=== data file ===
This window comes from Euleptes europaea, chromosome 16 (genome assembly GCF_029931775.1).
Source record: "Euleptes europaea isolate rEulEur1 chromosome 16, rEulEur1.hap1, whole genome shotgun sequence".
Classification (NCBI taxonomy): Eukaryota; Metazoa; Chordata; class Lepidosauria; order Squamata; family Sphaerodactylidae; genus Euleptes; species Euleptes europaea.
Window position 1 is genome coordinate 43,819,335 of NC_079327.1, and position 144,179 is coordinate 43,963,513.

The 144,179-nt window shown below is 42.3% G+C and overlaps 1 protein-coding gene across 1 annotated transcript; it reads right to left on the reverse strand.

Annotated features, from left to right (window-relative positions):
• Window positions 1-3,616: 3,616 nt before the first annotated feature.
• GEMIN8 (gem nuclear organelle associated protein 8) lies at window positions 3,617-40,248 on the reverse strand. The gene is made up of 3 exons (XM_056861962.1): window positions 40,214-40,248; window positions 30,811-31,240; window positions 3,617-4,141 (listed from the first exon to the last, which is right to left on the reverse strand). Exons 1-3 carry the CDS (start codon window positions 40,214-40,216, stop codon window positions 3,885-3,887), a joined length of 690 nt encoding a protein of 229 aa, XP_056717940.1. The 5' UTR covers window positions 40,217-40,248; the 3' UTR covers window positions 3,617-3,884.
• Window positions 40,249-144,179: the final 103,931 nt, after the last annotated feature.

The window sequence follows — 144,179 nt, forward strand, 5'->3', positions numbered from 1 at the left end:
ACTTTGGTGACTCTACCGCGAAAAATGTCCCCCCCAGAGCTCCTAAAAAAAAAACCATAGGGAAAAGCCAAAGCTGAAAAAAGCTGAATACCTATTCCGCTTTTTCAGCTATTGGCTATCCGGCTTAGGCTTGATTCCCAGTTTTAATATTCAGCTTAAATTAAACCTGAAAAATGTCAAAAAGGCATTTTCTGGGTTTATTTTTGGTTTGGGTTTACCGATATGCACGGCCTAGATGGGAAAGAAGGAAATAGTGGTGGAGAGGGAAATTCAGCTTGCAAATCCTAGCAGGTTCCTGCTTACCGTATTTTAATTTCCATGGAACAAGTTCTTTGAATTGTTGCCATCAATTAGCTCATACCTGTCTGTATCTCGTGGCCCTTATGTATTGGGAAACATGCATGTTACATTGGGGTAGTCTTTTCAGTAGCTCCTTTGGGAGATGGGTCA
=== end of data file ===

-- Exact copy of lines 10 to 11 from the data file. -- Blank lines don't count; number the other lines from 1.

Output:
The window sequence follows — 144,179 nt, forward strand, 5'->3', positions numbered from 1 at the left end:
ACTTTGGTGACTCTACCGCGAAAAATGTCCCCCCCAGAGCTCCTAAAAAAAAAACCATAGGGAAAAGCCAAAGCTGAAAAAAGCTGAATACCTATTCCGCTTTTTCAGCTATTGGCTATCCGGCTTAGGCTTGATTCCCAGTTTTAATATTCAGCTTAAATTAAACCTGAAAAATGTCAAAAAGGCATTTTCTGGGTTTATTTTTGGTTTGGGTTTACCGATATGCACGGCCTAGATGGGAAAGAAGGAAATAGTGGTGGAGAGGGAAATTCAGCTTGCAAATCCTAGCAGGTTCCTGCTTACCGTATTTTAATTTCCATGGAACAAGTTCTTTGAATTGTTGCCATCAATTAGCTCATACCTGTCTGTATCTCGTGGCCCTTATGTATTGGGAAACATGCATGTTACATTGGGGTAGTCTTTTCAGTAGCTCCTTTGGGAGATGGGTCA